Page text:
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For the first time ever at a UN climate conference, yesterday marked  a full day devoted to addressing the health impacts of climate change. Health Ministers from around the world including Canada’s attended. But the COP28 Declaration on Climate and Health, endorsed by over 120 governments,  contains a glaring omission — there is no mention of a fossil fuel phase out, or the impact of fossil fuels on health.

It’s clear to me, to my brothers and sisters of Wet’suwet’en Nation, and to Indigenous communities beyond, that a historic (and still pervasive) driving force of climate change and decimation of land and human health is the colonization of lands for resource extraction —  often, for oil and gas.

In so-called Canada, the 670-km fracked gas Coastal GasLink pipeline is being forced through, with militarized state police engaged in surveillance, intimidation, and violent force, evicting Wet’suwet’en people from our ancestral lands.

Land is more than a place to be bought, sold or profit from. Our ancestors make up every rock, tree, and drop of water from the river — they are the substance on which we rely for life, and to which we return after life. The cycling of materials and nutrients on this planet — the circle of life — is not a figure of speech, but a fact. The health of our land and water is intertwined with our own health. 

As Coastal GasLink destroys lands where my people have lived since time immemorial, we mourn for this loss. And we worry about health damages to come. The impact of fracked gas on health is multifold. Fracking involves blasting massive volumes of water, toxic chemicals, and sand, deep into the earth to fracture rock formations and release natural gas. In addition to chemicals used in fracking that can cause cancer, fracking pollutes drinking water and can negatively impact infants’ health. 

Then there are the climate damages. Methane is a major greenhouse gas, warming the planet by 86 times as much as carbon dioxide. Just 0.2% of leaked methane gas makes it as potent a driver for climate change as coal. As the world heats up, climate impacts have harmful effects on Indigenous Peoples’ physical and mental health.

Earlier this year, massive flooding in sections of Coastal GasLink construction turned a tributary of Wet’suwet’en sacred headwaters, Wedzin Kwa (known as the Morice River) into a murky brown river of sediment, choking up precious salmon habitat. Coastal GasLink received more than 50 warnings from the British Columbia government, and stop-work orders for violating terms of its environmental assessment certificate.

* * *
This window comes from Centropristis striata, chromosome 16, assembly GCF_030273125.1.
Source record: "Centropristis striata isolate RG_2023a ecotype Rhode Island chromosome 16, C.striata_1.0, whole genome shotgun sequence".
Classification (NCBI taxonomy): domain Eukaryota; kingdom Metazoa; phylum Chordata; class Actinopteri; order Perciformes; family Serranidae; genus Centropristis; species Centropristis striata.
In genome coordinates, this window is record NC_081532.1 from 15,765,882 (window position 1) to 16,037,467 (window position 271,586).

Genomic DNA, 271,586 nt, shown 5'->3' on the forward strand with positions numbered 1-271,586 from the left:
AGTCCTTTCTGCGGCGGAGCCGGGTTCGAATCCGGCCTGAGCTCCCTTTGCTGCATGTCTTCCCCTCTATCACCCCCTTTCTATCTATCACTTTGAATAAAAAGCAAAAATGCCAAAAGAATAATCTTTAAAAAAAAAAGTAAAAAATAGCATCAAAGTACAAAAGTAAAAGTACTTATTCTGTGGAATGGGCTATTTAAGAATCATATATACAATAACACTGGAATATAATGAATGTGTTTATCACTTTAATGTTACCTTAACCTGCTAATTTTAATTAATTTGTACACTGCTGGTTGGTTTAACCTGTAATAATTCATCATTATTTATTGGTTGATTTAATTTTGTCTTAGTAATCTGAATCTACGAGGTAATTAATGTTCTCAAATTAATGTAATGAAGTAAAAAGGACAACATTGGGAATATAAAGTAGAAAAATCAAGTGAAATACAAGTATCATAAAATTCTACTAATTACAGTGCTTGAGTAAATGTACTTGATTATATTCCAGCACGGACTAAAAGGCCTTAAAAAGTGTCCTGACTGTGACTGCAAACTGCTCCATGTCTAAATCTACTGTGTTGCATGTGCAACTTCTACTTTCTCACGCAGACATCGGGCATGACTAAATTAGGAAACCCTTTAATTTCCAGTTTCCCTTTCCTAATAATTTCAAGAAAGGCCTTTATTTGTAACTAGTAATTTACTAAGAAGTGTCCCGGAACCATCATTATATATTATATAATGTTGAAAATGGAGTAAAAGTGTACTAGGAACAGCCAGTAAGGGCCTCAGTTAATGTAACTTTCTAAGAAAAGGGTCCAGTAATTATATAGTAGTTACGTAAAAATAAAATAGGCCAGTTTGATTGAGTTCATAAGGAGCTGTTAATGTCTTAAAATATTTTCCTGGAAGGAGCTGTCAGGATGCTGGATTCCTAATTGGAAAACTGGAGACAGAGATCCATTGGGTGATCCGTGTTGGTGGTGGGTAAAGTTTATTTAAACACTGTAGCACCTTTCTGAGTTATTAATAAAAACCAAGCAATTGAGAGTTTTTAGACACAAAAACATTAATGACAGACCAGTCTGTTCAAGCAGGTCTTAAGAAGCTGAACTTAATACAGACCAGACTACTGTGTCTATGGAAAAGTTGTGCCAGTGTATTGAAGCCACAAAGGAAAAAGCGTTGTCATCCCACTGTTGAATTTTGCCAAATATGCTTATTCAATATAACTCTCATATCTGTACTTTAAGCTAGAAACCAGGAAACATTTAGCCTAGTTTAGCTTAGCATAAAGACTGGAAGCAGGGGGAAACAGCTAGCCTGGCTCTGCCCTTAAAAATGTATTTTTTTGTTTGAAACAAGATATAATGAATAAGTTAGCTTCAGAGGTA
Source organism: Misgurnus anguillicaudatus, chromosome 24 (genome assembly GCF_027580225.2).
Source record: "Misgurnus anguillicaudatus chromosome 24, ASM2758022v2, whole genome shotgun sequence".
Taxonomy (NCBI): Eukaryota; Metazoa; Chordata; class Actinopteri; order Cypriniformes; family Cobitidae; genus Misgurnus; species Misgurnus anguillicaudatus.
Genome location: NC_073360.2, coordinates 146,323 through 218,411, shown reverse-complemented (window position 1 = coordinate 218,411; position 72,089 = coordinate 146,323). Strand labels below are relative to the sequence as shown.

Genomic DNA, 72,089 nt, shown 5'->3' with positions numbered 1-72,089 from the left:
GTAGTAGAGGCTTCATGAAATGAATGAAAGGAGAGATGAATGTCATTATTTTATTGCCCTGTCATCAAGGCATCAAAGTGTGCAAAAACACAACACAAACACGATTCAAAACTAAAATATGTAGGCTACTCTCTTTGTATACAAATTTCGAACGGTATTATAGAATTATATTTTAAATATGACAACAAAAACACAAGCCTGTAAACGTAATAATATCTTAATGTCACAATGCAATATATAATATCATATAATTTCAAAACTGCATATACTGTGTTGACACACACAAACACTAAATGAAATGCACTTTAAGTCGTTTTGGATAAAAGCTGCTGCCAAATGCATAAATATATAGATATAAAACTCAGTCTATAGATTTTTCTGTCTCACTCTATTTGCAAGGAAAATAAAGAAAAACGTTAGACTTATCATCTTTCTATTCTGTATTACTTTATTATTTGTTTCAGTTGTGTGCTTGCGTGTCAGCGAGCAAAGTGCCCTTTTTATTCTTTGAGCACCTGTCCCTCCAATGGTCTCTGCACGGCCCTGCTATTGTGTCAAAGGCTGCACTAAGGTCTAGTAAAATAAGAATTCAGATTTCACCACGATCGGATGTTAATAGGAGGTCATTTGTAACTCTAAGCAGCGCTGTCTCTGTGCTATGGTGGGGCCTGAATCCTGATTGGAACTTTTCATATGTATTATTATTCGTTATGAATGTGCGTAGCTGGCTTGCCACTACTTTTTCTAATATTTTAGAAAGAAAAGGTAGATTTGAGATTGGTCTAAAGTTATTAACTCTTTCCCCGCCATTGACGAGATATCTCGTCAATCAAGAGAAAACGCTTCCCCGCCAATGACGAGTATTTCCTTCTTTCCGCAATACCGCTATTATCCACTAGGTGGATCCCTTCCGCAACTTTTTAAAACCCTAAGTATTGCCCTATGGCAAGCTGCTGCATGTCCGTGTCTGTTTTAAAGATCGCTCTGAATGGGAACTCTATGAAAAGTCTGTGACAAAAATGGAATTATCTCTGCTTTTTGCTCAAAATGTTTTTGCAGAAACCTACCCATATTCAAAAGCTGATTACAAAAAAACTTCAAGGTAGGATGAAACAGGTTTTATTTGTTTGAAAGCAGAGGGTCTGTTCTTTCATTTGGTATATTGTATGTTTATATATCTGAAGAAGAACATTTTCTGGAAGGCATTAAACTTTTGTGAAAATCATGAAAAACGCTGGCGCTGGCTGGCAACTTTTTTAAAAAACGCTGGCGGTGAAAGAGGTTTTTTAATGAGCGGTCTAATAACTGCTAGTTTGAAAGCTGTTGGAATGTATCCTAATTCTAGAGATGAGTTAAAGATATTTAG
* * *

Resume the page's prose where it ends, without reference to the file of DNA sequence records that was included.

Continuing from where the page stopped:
In spite of ongoing widespread public opposition, Coastal GasLink continues its “resource extraction”, an innocuous term that hides the truth: it is decimating the health of our land and risking the health of our people. 

My community is not alone in experiencing the health of our land and people sacrificed for colonialist, corporate greed. For over a decade, Indigenous communities living near the oil sands have urged the federal government to conduct a scientific assessment of the toxic health impacts in their communities of oil sands production. 

In 2009, the Alberta Cancer Board confirmed cancer rates were higher in Fort Chipewyan than what would be expected. The board recommended a comprehensive baseline health study by the federal government but one has never been completed, partly due to concerns from Indigenous communities that the oil and gas industry would play a role in the research. It would be counterproductive to allow the suspect of a crime a say in its own investigation, no? 

Which brings me back to COP28. The UN climate conference is a critical meeting on climate change, where state leaders from around the world decide how to work together to tackle climate change. It is irrefutable that a climate-safe, livable world has no room for the continued burning of more oil and gas. But this year, with COP hosted by an oil state and a COP president whose main gig is running an oil company in the midst of a $150 billion expansion, the words “fossil fuel phase out” are contentious. Talk about letting the perpetrator into the negotiation room. 

Science requires a phaseout of fossil fuels. For this to happen, we must acknowledge that greed for profit has no room in any equitable solution toward the protection of planetary, land, and human health. I urge the international community to hold steadfast to the non-negotiable goal of a fossil fuel phase out. The safety of Mother Earth — our ancestors’ legacies and our future generations – depend on it.